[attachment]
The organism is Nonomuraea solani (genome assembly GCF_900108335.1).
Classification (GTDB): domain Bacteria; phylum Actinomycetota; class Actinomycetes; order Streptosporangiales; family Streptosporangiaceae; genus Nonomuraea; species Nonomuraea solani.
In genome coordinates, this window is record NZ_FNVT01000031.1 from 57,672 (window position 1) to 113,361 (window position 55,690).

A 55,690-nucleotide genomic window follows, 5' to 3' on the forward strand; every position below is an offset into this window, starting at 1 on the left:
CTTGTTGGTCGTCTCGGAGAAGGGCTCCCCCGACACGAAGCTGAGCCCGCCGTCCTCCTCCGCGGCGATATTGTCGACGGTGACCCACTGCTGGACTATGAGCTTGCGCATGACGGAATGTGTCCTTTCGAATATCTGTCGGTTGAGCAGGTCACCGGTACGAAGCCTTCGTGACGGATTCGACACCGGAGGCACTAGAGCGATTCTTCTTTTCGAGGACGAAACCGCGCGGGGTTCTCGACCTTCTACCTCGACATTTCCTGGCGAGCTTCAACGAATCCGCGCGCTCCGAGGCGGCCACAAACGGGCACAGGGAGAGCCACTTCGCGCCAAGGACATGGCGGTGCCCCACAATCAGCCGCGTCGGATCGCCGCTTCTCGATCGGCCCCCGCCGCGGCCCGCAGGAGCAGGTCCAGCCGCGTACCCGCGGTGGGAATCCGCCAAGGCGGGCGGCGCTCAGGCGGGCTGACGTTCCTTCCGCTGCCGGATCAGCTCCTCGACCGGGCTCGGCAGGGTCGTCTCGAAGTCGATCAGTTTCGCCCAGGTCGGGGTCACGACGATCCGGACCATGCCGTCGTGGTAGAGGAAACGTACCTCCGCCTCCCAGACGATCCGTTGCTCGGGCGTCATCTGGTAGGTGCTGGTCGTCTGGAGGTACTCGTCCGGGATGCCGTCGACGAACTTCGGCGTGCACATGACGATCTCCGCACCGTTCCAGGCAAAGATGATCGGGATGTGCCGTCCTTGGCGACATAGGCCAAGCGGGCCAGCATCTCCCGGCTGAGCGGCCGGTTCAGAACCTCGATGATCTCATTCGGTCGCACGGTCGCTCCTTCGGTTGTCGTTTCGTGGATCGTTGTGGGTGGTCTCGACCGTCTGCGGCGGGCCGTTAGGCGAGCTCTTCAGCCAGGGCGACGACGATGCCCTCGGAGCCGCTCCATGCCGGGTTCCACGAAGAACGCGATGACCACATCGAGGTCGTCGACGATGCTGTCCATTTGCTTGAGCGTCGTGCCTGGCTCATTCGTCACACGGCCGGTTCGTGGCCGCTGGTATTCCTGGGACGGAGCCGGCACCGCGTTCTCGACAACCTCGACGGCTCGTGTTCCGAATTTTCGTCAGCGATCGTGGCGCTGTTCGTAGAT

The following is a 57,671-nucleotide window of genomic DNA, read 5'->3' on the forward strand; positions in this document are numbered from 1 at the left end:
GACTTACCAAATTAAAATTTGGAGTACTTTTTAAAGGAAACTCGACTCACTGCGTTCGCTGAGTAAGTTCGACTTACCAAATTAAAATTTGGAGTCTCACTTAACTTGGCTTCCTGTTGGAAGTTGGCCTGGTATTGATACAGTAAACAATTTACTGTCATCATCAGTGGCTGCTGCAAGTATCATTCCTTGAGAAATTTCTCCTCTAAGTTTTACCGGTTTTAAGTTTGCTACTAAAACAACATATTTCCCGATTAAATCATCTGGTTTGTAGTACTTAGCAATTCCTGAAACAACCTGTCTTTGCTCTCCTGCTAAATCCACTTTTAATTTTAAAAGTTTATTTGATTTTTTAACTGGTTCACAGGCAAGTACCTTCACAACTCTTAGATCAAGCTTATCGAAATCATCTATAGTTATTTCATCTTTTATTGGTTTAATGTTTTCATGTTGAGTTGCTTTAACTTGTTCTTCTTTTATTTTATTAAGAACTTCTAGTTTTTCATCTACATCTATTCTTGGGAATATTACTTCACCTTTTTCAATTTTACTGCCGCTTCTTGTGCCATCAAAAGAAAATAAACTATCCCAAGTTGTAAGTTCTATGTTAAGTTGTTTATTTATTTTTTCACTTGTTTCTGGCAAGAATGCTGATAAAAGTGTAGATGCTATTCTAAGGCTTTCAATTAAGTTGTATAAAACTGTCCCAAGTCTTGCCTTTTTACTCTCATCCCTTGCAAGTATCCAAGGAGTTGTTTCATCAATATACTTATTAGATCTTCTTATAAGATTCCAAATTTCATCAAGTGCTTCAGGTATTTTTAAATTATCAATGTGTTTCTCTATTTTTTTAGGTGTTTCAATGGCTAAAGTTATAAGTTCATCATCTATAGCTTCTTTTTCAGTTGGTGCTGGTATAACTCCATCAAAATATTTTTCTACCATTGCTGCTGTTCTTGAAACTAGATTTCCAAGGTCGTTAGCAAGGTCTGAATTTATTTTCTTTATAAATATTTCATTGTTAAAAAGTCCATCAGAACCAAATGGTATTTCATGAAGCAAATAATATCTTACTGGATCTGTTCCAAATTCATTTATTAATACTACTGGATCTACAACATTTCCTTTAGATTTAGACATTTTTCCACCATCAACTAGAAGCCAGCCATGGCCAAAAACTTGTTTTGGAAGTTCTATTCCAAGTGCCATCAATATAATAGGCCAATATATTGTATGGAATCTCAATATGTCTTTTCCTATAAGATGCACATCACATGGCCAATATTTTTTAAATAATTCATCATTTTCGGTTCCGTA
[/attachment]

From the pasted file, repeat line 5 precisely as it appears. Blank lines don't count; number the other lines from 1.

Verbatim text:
CTTGTTGGTCGTCTCGGAGAAGGGCTCCCCCGACACGAAGCTGAGCCCGCCGTCCTCCTCCGCGGCGATATTGTCGACGGTGACCCACTGCTGGACTATGAGCTTGCGCATGACGGAATGTGTCCTTTCGAATATCTGTCGGTTGAGCAGGTCACCGGTACGAAGCCTTCGTGACGGATTCGACACCGGAGGCACTAGAGCGATTCTTCTTTTCGAGGACGAAACCGCGCGGGGTTCTCGACCTTCTACCTCGACATTTCCTGGCGAGCTTCAACGAATCCGCGCGCTCCGAGGCGGCCACAAACGGGCACAGGGAGAGCCACTTCGCGCCAAGGACATGGCGGTGCCCCACAATCAGCCGCGTCGGATCGCCGCTTCTCGATCGGCCCCCGCCGCGGCCCGCAGGAGCAGGTCCAGCCGCGTACCCGCGGTGGGAATCCGCCAAGGCGGGCGGCGCTCAGGCGGGCTGACGTTCCTTCCGCTGCCGGATCAGCTCCTCGACCGGGCTCGGCAGGGTCGTCTCGAAGTCGATCAGTTTCGCCCAGGTCGGGGTCACGACGATCCGGACCATGCCGTCGTGGTAGAGGAAACGTACCTCCGCCTCCCAGACGATCCGTTGCTCGGGCGTCATCTGGTAGGTGCTGGTCGTCTGGAGGTACTCGTCCGGGATGCCGTCGACGAACTTCGGCGTGCACATGACGATCTCCGCACCGTTCCAGGCAAAGATGATCGGGATGTGCCGTCCTTGGCGACATAGGCCAAGCGGGCCAGCATCTCCCGGCTGAGCGGCCGGTTCAGAACCTCGATGATCTCATTCGGTCGCACGGTCGCTCCTTCGGTTGTCGTTTCGTGGATCGTTGTGGGTGGTCTCGACCGTCTGCGGCGGGCCGTTAGGCGAGCTCTTCAGCCAGGGCGACGACGATGCCCTCGGAGCCGCTCCATGCCGGGTTCCACGAAGAACGCGATGACCACATCGAGGTCGTCGACGATGCTGTCCATTTGCTTGAGCGTCGTGCCTGGCTCATTCGTCACACGGCCGGTTCGTGGCCGCTGGTATTCCTGGGACGGAGCCGGCACCGCGTTCTCGACAACCTCGACGGCTCGTGTTCCGAATTTTCGTCAGCGATCGTGGCGCTGTTCGTAGAT